Leaders of a Beautiful Struggle v. Baltimore Police Department, No. 20-1495 (4th Cir. 2020)Annotate this Case
After determining that plaintiffs have standing to bring their 42 U.S.C. 1983 action, the Fourth Circuit concluded that the district court did not abuse its discretion in denying plaintiffs' request for a preliminary injunction against Baltimore's aerial surveillance (AIR) program.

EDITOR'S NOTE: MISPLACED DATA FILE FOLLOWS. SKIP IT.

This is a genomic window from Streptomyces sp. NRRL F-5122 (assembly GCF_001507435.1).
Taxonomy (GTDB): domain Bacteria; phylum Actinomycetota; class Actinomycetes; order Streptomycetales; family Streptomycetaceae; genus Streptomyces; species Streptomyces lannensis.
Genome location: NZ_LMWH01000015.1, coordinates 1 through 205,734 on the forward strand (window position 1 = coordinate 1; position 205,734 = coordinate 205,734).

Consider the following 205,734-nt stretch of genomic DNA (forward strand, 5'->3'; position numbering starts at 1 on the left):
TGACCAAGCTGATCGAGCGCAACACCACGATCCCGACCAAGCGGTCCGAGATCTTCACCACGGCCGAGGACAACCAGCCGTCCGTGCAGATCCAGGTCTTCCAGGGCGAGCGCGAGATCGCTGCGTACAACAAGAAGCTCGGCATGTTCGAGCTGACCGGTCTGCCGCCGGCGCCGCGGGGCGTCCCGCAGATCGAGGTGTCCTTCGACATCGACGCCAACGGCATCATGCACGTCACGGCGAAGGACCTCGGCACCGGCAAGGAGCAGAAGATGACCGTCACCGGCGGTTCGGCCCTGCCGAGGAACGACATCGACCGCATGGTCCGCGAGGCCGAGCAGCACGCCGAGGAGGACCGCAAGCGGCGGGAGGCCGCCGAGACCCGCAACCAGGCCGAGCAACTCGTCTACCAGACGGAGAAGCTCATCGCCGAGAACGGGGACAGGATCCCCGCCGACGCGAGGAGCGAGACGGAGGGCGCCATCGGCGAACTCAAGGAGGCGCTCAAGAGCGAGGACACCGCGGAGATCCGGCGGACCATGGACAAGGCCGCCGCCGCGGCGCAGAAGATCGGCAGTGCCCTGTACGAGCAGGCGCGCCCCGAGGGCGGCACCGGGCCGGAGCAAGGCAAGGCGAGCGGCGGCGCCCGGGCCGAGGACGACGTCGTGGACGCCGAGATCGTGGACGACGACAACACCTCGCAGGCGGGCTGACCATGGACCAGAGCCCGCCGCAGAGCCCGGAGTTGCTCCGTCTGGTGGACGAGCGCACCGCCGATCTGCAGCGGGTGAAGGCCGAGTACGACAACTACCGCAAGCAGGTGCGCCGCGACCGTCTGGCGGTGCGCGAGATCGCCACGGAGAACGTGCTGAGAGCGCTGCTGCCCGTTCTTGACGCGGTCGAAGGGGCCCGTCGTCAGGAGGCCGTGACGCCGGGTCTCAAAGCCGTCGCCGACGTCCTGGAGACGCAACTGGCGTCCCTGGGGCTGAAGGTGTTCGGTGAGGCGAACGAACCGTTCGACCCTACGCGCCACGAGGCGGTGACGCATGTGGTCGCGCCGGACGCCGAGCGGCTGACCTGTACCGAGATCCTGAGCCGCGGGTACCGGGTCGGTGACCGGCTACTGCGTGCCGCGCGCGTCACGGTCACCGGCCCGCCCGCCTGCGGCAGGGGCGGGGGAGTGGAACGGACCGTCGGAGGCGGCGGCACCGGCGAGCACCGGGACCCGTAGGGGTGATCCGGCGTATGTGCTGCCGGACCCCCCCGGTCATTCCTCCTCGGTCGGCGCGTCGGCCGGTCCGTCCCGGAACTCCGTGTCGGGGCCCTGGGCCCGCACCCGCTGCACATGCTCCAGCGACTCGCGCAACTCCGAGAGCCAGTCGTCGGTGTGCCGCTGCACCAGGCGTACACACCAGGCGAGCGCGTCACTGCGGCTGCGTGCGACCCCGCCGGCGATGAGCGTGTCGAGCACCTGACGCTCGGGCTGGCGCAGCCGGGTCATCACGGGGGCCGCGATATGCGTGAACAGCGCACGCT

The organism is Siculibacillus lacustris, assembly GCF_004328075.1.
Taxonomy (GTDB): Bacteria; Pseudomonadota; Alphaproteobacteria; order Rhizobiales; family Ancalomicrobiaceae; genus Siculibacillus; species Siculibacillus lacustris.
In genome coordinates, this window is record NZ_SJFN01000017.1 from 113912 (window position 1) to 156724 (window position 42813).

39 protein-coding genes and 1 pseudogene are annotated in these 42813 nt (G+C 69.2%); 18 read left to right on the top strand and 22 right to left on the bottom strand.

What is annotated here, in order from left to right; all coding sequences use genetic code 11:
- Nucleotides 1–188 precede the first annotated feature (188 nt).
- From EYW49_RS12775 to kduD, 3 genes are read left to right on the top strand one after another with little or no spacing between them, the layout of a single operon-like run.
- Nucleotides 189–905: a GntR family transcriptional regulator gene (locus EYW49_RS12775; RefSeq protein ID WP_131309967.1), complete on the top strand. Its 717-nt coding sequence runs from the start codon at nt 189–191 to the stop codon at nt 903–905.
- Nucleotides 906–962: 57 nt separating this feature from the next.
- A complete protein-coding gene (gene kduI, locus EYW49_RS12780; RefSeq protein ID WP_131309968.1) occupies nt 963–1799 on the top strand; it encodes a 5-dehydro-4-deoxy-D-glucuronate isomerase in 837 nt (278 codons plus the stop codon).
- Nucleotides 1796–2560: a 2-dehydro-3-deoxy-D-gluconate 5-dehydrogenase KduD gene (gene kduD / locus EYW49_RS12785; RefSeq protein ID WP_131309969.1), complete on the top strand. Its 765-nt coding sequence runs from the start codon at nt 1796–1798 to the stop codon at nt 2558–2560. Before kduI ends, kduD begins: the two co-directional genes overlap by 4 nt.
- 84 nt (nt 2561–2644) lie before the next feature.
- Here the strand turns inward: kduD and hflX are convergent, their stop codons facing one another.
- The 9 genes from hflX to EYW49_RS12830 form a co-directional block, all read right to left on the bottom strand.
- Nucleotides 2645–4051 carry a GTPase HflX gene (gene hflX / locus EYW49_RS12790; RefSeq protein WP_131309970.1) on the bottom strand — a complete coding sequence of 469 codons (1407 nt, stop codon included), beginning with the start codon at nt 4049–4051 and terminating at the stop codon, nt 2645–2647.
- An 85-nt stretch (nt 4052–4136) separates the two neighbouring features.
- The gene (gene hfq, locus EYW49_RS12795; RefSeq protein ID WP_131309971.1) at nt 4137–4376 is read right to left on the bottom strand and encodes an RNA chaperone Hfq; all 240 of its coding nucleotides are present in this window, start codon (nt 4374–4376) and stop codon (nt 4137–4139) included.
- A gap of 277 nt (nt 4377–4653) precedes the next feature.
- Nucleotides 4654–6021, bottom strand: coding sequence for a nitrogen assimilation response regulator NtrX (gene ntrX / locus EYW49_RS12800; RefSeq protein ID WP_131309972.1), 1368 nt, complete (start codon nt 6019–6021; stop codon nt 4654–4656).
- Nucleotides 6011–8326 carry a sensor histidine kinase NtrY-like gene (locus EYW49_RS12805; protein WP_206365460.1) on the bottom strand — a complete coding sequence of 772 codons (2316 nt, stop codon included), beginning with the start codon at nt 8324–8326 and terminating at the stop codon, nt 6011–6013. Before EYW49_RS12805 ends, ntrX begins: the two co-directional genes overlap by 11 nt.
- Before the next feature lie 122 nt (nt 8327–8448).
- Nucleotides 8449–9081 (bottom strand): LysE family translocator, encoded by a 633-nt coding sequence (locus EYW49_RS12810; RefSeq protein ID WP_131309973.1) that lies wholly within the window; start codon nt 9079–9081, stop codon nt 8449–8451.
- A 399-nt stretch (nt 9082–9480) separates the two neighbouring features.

The court concluded that plaintiffs are unlikely to succeed on the merits of their Fourth Amendment claim, because the AIR program does not infringe on a reasonable expectation of privacy. The court explained that the AIR program has built-in limitations designed to minimize invasions of individual privacy. Furthermore, the program seeks to meet a serious law enforcement need without unduly burdening constitutional rights. The court also concluded that plaintiffs are unlikely to succeed on the merits of their claim that the program will violate their First Amendment rights to freely associate with others. The court explained that the basic problem with plaintiffs' argument is that people do not have a right to avoid being seen in public places and, even if that were not so, it is a stretch to suggest people are deterred from associating with each other because they may show up as a dot under the AIR program. Finally, the court concluded that allowing the AIR program to continue is the equitable course of action and serves the public interest.